The concept was interesting, but I felt that Jack should have been the main protagonist…out of all these randomly selected characters introduced in this series, Jack was the ONLY one to get some sort of personality! The story is told in Genesis’ pov, and SHE HAD NO PERSONALITY BESIDES BEING THE GIRLFRIEND OF JACK…I know more about Jack than I do about Genesis. What’s the point of having a MC when the reader hardly knows anything about their interests, ideas, quirks????? Sadly, this book left a bitter taste in my mouth…

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Most disappointing Jack Frost retelling ever…but the prologue have the best opening.

He was a force of nature. He could warm your soul like the sun and then bury you in ice the next second. He was more destructive than any other universal element or could ever be. It was his way, to be like a hurricane crashing upon the shores, or lightning splintering everything in its path. He was a force. But he was my force. And in the end, it didn’t matter, because he disappeared, just like the weather always does. Here for one brief moment and gone the next. His name was Jack and his love for me was like a flood, now frozen over.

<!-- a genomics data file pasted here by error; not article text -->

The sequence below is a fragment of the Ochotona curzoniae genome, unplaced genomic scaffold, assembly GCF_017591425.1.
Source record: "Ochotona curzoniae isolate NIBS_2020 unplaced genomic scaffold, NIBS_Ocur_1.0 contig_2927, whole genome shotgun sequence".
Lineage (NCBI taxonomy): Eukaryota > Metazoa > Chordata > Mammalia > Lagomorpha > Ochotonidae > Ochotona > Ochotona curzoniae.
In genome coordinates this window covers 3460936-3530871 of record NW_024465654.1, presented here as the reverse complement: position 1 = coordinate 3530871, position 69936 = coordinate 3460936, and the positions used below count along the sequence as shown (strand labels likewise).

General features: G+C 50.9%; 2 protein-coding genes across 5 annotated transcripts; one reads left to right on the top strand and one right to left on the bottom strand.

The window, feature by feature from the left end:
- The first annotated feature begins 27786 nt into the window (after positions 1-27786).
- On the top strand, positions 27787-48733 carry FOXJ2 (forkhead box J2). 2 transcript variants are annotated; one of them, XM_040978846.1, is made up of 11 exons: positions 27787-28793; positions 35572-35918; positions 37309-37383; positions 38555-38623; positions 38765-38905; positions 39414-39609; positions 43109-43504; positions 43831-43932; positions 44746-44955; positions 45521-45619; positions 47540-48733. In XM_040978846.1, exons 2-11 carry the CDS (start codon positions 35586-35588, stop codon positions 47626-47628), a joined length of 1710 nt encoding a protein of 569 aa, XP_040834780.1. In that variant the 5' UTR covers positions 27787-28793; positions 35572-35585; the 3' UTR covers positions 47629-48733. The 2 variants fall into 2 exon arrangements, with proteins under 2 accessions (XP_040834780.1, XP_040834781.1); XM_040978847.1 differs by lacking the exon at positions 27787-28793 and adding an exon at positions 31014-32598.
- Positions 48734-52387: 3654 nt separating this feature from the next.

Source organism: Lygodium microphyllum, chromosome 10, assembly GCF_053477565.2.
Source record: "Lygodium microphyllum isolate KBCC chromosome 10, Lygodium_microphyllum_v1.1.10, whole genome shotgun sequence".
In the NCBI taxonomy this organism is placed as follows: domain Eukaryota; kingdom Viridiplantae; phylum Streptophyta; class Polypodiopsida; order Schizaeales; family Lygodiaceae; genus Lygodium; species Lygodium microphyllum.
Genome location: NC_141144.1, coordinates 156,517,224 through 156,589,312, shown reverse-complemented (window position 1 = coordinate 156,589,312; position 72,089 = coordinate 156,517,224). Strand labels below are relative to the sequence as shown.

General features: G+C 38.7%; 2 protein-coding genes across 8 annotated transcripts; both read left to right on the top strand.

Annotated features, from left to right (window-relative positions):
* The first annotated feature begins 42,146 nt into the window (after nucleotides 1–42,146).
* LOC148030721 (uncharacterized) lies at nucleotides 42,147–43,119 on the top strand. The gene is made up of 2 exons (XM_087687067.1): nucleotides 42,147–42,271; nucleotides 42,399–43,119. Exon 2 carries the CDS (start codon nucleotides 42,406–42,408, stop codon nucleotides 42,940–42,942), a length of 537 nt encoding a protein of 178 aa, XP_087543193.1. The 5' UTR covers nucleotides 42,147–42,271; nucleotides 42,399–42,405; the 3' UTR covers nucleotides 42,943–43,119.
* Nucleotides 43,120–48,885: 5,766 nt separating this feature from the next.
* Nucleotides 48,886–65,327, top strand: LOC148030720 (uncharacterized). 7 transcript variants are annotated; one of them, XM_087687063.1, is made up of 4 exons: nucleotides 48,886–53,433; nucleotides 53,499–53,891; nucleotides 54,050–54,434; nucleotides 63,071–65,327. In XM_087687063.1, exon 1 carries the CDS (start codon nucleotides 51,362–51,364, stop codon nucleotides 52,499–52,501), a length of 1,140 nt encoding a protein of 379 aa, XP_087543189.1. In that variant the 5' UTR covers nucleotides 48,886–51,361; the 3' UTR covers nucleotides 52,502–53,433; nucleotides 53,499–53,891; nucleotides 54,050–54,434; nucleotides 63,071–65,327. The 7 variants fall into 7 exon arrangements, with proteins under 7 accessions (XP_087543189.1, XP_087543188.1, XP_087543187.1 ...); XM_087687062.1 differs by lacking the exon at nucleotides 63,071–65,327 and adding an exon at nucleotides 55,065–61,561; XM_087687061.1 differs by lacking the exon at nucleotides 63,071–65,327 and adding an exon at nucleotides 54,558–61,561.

Final Rating: ⭐ (1.5)

Publishing Date: November 6th, 2018

The Cruel Prince by Holly Black

The Cruel PRince

goodreads-synopsis

Of course I want to be like them. They’re beautiful as blades forged in some divine fire. They will live forever.

And Cardan is even more beautiful than the rest. I hate him more than all the others. I hate him so much that sometimes when I look at him, I can hardly breathe.

Jude was seven when her parents were murdered and she and her two sisters were stolen away to live in the treacherous High Court of Faerie. Ten years later, Jude wants nothing more than to belong there, despite her mortality. But many of the fey despise humans. Especially Prince Cardan, the youngest and wickedest son of the High King.

To win a place at the Court, she must defy him–and face the consequences.

As Jude becomes more deeply embroiled in palace intrigues and deceptions, she discovers her own capacity for trickery and bloodshed. But as betrayal threatens to drown the Courts of Faerie in violence, Jude will need to risk her life in a dangerous alliance to save her sisters, and Faerie itself.

commentary

Ten years ago, a 17 year old Michelle bought a copy of Tithe by Holly Black at Borders. This version of myself was excited for this book, and I hated it. I vowed to myself to never read another Holly Black book ever again. Yes, I was immature. And here I am now, finding myself finished with The Cruel Prince.